The Internet has certainly changed our world and the way we communicate with the people around us. Teens are able to communicate in a way that their parents and grandparents could not before them -- forging connections at the click of a button with people all over the world. But while communication has been shaped by the Internet, there must exist a careful balance, especially within the teen demographic; what is often seen as a priceless communication tool can seamlessly morph into an addiction. When Internet addiction presents itself, there are strong implications on the verbal skills of teens.
Prevalence of Internet Addiction
A decade ago, few people would have accepted the idea of Internet addiction. But today, Internet addiction is a serious threat to teens, who tend to integrate nearly every aspect of their lives online. Kimberly Young, author of the book “Internet Addiction: A Handbook and Guide to Evaluation and Treatment,” explains that while addiction rates vary across cultures, in the U.S., Internet addiction among teens stands at about 5 percent of the demographic, with this number increasing to more than 15 percent as teens reach their college years.
Internet Addiction and Communication
Internet addiction is considered an addiction of comfort or escapism. Teens addicted to the Internet often feel more comfortable in the cyber world than they do in the real world. This comfort spills over into how they communicate. An Internet-addicted teen is generally more comfortable typing behind a keyboard than he is speaking face to face. He is more likely comfortable with communicating anonymously, a big difference from real-world communication. While Internet addiction has proven to impact verbal communication skills, it impacts more than just the verbal aspect: Internet-addicted teens are typically asocial, distrust their peers, irritable and less assertive in real-world situations.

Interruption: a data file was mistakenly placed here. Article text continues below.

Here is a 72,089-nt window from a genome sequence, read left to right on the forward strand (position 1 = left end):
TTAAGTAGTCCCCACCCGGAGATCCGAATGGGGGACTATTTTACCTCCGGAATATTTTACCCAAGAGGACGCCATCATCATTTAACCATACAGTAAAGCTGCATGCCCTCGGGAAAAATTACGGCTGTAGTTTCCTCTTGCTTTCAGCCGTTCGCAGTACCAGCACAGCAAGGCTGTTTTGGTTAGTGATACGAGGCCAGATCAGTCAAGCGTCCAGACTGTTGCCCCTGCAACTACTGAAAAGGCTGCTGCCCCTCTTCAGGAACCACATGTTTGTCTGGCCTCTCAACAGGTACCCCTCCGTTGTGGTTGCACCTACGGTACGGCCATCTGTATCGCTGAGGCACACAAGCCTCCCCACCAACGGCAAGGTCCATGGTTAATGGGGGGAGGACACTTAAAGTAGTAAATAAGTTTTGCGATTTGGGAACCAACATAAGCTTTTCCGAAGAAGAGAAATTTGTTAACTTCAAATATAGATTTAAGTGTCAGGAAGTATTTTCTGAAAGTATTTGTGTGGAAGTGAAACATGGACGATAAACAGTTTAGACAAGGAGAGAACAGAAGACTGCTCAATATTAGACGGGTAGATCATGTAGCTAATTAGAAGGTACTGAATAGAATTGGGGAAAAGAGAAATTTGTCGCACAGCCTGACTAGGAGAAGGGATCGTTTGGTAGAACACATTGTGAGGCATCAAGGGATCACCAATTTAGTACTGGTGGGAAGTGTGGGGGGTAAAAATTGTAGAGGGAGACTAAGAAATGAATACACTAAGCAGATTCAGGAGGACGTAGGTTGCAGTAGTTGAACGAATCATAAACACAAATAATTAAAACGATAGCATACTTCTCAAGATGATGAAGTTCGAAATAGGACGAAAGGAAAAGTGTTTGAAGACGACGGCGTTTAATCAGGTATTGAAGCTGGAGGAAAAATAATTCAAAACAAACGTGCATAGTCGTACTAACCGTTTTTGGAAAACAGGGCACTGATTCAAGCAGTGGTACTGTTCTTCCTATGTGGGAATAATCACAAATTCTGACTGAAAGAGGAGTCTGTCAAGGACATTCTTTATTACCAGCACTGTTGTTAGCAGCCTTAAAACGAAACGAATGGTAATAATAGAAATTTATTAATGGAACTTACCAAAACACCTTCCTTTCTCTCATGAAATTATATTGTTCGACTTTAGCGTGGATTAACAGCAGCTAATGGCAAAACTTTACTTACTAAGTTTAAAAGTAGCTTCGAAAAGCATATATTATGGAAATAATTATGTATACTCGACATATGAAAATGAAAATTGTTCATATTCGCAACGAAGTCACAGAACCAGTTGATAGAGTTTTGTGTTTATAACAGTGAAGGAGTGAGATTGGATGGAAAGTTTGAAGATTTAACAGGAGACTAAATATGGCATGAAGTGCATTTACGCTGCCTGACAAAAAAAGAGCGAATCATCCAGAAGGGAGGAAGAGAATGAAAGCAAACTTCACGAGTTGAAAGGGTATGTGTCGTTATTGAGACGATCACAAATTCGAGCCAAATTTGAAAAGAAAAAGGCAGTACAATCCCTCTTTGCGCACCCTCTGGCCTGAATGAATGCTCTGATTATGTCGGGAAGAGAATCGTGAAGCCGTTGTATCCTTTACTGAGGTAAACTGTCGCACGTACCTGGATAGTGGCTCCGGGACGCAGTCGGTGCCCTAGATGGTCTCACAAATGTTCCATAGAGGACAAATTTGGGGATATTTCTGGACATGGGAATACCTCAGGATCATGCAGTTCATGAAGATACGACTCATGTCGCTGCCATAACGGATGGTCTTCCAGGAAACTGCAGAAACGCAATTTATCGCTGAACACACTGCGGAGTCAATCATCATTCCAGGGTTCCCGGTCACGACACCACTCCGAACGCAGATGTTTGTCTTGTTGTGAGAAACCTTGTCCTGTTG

Weaker Verbal and Written Skills
Overall, Internet addiction has proven detrimental to a teen’s verbal skills. Teens who use the Internet to avoid the real world fall into bad communication habits. Information systems expert Adman Omar, author of the article “Impact of Technology on Teens’ Written Language,” explains that too much communication via the Internet can hurt a teen’s writing and verbal abilities. He found that teens accustomed to communicating online are less fluid with their language, using a smaller variety of words and being less emotional with their language. While such informal and somewhat cold communication is acceptable in social-media circles and online games, it doesn’t fly in the academic or business worlds.
Children become increasingly social as they reach their teen years. Teens can satisfy their social desires in a number of ways. In the past, all such ways included face-to-face interaction. Today, it doesn’t. Teens addicted to the Internet are still social, but they are social through their computers, not through their bodies. What this means for teens is that their face-to-face verbal skills often suffer as they use the Internet as a substitute for real-life communication. Teens who socialize online have less practice speaking, listening and observing body language. This lack of practice can hurt them in the long run. When they need to enter college or the workforce, a teen may find himself weak in areas of verbal communication.